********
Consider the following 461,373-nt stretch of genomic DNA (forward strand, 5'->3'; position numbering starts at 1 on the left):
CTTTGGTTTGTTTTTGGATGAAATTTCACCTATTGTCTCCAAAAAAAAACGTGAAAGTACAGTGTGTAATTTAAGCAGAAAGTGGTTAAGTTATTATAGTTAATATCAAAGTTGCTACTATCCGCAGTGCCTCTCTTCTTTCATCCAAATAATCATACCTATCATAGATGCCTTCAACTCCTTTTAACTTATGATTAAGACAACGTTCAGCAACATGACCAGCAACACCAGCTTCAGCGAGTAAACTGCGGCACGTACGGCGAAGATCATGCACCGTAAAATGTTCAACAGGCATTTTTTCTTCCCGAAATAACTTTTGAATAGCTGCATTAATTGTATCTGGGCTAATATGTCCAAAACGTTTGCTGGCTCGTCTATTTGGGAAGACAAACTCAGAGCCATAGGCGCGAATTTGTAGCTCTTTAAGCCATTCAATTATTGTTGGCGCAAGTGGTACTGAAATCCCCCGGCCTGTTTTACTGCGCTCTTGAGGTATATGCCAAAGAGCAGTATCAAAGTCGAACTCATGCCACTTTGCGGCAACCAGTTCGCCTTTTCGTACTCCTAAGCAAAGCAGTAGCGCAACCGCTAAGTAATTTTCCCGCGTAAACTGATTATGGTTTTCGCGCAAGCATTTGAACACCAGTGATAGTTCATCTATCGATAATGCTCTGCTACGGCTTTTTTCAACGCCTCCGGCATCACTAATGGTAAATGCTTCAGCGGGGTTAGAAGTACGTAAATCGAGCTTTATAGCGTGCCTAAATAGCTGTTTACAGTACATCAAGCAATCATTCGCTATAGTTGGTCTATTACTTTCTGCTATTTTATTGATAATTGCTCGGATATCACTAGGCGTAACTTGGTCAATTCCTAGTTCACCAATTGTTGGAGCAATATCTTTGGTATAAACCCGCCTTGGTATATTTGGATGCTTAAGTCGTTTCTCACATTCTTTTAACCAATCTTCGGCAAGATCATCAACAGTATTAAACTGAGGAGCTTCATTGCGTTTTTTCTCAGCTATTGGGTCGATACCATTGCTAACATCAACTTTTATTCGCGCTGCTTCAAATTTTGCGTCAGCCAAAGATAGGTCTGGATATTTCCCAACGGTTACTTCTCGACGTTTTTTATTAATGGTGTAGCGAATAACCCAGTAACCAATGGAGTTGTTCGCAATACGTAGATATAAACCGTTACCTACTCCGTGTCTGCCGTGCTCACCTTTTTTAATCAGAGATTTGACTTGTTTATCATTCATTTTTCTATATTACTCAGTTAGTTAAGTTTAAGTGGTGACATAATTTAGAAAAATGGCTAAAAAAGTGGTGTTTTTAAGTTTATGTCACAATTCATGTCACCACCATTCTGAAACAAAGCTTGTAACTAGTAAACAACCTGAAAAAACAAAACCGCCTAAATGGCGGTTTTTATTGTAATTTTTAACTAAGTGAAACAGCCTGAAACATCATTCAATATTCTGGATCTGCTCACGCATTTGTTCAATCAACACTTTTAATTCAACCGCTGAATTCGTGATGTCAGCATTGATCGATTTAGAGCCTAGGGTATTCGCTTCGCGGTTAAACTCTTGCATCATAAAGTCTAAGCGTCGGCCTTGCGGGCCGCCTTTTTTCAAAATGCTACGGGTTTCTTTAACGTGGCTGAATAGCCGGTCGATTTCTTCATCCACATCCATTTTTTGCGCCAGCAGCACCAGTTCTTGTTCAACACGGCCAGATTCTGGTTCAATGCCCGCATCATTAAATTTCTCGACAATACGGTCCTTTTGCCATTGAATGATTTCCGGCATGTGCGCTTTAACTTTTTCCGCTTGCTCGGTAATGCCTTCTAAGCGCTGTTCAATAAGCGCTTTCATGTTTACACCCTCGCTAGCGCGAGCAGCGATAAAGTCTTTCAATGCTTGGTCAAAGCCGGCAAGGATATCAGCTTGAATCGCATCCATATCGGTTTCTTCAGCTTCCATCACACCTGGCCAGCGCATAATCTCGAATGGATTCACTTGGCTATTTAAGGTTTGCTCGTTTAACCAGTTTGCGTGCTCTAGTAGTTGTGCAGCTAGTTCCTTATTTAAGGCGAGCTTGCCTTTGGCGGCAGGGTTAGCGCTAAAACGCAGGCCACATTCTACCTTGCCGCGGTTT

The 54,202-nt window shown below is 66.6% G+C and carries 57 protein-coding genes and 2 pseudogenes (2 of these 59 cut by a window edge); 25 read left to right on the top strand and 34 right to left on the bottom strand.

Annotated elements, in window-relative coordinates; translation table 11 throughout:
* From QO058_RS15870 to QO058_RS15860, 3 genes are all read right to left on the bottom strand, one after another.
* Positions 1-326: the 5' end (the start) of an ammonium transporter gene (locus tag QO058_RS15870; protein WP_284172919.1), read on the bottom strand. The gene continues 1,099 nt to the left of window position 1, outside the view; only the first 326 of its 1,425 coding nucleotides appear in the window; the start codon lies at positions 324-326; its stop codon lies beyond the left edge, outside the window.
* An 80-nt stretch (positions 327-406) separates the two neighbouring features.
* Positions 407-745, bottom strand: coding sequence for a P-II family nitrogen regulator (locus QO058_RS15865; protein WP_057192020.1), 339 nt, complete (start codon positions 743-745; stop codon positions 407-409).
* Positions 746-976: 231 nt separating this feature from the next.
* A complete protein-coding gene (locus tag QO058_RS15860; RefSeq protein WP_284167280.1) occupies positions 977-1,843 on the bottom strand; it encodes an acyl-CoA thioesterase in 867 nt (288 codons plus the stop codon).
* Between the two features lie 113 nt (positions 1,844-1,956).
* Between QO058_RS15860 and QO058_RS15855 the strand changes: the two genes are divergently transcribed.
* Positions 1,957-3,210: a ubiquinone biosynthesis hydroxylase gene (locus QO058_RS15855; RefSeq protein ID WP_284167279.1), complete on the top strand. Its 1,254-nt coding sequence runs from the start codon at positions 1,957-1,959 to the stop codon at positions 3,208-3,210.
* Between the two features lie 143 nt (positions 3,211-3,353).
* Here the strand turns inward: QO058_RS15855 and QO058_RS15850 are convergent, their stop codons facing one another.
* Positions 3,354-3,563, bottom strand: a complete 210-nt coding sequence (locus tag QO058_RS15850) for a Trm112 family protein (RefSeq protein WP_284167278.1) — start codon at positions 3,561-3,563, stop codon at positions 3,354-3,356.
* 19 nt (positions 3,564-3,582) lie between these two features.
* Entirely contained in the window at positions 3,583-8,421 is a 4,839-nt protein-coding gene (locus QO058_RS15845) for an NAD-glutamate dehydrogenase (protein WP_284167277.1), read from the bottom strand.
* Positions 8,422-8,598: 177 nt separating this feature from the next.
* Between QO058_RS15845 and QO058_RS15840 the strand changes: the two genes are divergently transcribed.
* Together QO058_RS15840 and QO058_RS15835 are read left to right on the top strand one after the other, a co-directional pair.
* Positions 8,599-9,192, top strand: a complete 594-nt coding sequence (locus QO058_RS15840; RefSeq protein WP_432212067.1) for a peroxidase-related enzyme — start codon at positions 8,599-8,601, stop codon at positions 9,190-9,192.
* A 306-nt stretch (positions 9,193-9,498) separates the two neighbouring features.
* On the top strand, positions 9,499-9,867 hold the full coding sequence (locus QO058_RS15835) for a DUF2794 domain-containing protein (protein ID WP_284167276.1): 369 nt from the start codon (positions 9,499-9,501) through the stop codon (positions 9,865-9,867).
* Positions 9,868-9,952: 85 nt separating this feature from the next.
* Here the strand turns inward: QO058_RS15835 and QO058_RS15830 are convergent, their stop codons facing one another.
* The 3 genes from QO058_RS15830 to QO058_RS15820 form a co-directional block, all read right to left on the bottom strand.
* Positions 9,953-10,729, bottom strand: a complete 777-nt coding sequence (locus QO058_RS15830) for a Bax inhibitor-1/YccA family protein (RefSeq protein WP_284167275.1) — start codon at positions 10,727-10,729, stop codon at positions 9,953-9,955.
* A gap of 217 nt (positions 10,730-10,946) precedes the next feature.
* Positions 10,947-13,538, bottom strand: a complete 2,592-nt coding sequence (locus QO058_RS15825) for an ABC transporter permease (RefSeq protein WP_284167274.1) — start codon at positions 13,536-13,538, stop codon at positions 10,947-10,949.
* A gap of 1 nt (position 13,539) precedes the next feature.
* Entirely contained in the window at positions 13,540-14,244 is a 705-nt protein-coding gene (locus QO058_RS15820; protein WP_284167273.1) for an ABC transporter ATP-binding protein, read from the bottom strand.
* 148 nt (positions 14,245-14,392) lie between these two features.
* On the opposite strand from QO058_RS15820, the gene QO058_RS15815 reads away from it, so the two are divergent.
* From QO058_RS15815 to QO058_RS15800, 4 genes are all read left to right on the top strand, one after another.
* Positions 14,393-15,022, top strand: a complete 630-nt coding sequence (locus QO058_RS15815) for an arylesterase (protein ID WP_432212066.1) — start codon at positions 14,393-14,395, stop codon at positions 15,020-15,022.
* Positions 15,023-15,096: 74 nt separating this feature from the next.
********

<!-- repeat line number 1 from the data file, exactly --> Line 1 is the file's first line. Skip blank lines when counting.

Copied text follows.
Consider the following 461,373-nt stretch of genomic DNA (forward strand, 5'->3'; position numbering starts at 1 on the left):